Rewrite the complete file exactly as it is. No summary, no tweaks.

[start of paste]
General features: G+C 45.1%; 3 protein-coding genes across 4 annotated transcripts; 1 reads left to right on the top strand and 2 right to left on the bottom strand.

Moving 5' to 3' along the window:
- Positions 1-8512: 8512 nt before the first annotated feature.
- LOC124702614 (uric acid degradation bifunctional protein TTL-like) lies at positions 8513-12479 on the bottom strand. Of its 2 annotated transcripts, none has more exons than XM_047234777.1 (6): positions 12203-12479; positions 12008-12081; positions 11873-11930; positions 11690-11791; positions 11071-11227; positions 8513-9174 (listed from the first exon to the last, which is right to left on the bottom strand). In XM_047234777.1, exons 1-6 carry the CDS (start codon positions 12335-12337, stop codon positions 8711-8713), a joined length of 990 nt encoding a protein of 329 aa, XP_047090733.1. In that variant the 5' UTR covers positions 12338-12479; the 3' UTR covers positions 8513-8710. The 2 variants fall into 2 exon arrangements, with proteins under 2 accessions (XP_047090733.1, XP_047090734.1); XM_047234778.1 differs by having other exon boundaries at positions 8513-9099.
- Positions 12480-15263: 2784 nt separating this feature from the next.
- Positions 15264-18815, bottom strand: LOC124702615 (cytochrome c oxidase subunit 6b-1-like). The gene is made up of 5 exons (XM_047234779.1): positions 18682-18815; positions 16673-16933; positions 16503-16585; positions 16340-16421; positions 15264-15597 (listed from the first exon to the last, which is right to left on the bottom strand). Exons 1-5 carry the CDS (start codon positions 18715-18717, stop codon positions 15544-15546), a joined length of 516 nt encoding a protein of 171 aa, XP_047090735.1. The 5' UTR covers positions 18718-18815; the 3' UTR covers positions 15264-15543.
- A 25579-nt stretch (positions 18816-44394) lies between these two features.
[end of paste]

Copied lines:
General features: G+C 45.1%; 3 protein-coding genes across 4 annotated transcripts; 1 reads left to right on the top strand and 2 right to left on the bottom strand.

Moving 5' to 3' along the window:
- Positions 1-8512: 8512 nt before the first annotated feature.
- LOC124702614 (uric acid degradation bifunctional protein TTL-like) lies at positions 8513-12479 on the bottom strand. Of its 2 annotated transcripts, none has more exons than XM_047234777.1 (6): positions 12203-12479; positions 12008-12081; positions 11873-11930; positions 11690-11791; positions 11071-11227; positions 8513-9174 (listed from the first exon to the last, which is right to left on the bottom strand). In XM_047234777.1, exons 1-6 carry the CDS (start codon positions 12335-12337, stop codon positions 8711-8713), a joined length of 990 nt encoding a protein of 329 aa, XP_047090733.1. In that variant the 5' UTR covers positions 12338-12479; the 3' UTR covers positions 8513-8710. The 2 variants fall into 2 exon arrangements, with proteins under 2 accessions (XP_047090733.1, XP_047090734.1); XM_047234778.1 differs by having other exon boundaries at positions 8513-9099.
- Positions 12480-15263: 2784 nt separating this feature from the next.
- Positions 15264-18815, bottom strand: LOC124702615 (cytochrome c oxidase subunit 6b-1-like). The gene is made up of 5 exons (XM_047234779.1): positions 18682-18815; positions 16673-16933; positions 16503-16585; positions 16340-16421; positions 15264-15597 (listed from the first exon to the last, which is right to left on the bottom strand). Exons 1-5 carry the CDS (start codon positions 18715-18717, stop codon positions 15544-15546), a joined length of 516 nt encoding a protein of 171 aa, XP_047090735.1. The 5' UTR covers positions 18718-18815; the 3' UTR covers positions 15264-15543.
- A 25579-nt stretch (positions 18816-44394) lies between these two features.